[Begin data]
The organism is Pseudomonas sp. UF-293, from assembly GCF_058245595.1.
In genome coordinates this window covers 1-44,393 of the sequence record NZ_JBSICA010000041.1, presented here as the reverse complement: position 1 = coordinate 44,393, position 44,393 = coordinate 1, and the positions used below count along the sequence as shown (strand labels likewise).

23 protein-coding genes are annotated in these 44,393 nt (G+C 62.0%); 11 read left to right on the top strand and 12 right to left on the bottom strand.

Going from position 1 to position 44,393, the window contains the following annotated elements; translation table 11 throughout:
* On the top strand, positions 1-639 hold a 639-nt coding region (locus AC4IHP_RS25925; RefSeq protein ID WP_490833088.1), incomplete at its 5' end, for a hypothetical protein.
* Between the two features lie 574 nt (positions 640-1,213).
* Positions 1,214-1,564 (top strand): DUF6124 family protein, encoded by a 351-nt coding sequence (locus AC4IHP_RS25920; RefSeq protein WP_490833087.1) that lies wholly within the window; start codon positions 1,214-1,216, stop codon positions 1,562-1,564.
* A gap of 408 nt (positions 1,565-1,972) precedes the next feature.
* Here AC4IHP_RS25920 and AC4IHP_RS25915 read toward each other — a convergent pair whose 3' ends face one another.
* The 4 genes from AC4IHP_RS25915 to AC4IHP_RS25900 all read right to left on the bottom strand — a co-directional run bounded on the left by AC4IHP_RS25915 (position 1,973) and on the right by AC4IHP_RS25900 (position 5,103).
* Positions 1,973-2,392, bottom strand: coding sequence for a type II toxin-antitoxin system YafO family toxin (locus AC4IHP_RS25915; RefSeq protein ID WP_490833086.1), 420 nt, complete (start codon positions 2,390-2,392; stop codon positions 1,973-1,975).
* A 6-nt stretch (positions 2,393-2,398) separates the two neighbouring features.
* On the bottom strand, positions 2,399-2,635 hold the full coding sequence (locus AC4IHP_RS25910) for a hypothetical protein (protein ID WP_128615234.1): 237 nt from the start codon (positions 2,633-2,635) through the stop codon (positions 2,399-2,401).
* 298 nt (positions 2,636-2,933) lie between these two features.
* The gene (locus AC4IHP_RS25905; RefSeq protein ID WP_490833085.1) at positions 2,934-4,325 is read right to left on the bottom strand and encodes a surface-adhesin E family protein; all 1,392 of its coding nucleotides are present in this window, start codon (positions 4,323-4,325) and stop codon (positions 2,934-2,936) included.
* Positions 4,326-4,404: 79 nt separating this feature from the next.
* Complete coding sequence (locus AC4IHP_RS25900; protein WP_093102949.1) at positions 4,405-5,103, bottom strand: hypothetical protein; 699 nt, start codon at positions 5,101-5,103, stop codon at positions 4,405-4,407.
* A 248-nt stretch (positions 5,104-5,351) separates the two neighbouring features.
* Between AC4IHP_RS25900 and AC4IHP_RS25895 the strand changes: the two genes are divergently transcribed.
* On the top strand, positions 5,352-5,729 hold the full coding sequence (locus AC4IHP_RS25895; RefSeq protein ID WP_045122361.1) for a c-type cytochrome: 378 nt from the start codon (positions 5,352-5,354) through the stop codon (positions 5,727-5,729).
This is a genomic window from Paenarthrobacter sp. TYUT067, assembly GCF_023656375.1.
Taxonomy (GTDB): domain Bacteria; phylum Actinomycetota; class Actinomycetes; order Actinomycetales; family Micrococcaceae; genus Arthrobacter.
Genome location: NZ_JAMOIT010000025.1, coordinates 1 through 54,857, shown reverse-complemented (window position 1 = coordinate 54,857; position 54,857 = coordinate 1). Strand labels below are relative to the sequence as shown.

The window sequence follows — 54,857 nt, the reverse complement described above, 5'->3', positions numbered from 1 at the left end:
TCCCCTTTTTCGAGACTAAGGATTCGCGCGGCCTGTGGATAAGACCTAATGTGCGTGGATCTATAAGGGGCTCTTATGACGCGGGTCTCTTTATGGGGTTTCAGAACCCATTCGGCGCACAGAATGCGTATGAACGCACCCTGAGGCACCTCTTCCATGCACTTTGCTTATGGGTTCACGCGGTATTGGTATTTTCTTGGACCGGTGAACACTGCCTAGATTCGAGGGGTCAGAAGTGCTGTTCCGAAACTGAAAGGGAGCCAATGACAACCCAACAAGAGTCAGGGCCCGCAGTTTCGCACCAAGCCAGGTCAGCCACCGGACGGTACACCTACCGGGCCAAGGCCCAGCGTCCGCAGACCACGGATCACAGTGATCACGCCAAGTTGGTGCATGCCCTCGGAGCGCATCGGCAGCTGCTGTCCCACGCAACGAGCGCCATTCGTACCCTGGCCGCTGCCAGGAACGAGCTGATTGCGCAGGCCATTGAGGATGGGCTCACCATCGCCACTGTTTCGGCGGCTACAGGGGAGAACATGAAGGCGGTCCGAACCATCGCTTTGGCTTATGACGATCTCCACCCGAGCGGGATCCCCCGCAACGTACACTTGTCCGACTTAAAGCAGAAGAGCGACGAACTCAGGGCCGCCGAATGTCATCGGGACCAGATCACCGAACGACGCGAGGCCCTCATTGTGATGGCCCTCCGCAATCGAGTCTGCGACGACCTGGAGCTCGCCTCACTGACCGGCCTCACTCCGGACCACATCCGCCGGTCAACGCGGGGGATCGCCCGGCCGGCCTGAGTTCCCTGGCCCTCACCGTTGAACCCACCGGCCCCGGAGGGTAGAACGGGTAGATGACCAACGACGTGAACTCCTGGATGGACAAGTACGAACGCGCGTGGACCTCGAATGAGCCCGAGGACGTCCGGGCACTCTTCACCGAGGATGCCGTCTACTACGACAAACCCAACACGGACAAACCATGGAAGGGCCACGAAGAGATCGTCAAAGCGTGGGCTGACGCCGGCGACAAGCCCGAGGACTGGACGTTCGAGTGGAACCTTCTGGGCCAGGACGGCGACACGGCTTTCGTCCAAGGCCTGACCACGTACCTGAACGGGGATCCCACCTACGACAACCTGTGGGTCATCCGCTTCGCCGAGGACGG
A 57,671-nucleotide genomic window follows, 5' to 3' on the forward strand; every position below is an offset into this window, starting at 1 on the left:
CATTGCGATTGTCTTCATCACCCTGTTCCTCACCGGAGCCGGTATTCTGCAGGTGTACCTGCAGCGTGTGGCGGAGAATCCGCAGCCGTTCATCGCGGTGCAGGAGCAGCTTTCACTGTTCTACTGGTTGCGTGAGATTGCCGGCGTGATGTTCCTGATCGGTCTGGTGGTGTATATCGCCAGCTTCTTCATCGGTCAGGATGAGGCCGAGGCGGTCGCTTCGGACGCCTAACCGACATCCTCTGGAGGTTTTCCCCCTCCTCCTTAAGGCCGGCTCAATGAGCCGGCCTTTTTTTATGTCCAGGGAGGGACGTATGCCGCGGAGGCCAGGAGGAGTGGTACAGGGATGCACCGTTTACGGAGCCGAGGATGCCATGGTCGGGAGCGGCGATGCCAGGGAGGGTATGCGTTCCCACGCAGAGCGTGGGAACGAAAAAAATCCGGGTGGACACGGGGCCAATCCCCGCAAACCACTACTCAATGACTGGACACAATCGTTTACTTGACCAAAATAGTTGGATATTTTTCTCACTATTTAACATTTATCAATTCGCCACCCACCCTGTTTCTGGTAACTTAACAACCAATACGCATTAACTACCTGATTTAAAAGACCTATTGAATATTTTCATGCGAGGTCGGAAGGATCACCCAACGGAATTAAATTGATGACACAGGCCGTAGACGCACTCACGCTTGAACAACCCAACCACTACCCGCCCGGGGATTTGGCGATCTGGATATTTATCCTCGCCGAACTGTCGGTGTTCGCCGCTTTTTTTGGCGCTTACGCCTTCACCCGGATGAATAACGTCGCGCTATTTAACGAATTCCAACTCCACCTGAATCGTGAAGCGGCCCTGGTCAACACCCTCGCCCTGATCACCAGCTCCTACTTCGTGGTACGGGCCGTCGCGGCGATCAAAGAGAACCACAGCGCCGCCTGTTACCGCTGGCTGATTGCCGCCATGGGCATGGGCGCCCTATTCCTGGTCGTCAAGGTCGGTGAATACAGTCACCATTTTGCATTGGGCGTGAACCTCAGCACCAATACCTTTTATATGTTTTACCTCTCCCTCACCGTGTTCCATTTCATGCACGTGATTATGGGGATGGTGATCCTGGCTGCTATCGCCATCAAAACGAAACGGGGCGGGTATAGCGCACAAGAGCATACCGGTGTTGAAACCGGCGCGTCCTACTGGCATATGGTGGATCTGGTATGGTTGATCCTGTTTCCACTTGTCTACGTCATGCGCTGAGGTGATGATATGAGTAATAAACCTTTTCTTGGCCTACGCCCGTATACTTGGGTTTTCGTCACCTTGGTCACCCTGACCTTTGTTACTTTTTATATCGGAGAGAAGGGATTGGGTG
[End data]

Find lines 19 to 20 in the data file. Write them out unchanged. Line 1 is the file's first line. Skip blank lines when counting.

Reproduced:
* Between AC4IHP_RS25900 and AC4IHP_RS25895 the strand changes: the two genes are divergently transcribed.
* On the top strand, positions 5,352-5,729 hold the full coding sequence (locus AC4IHP_RS25895; RefSeq protein ID WP_045122361.1) for a c-type cytochrome: 378 nt from the start codon (positions 5,352-5,354) through the stop codon (positions 5,727-5,729).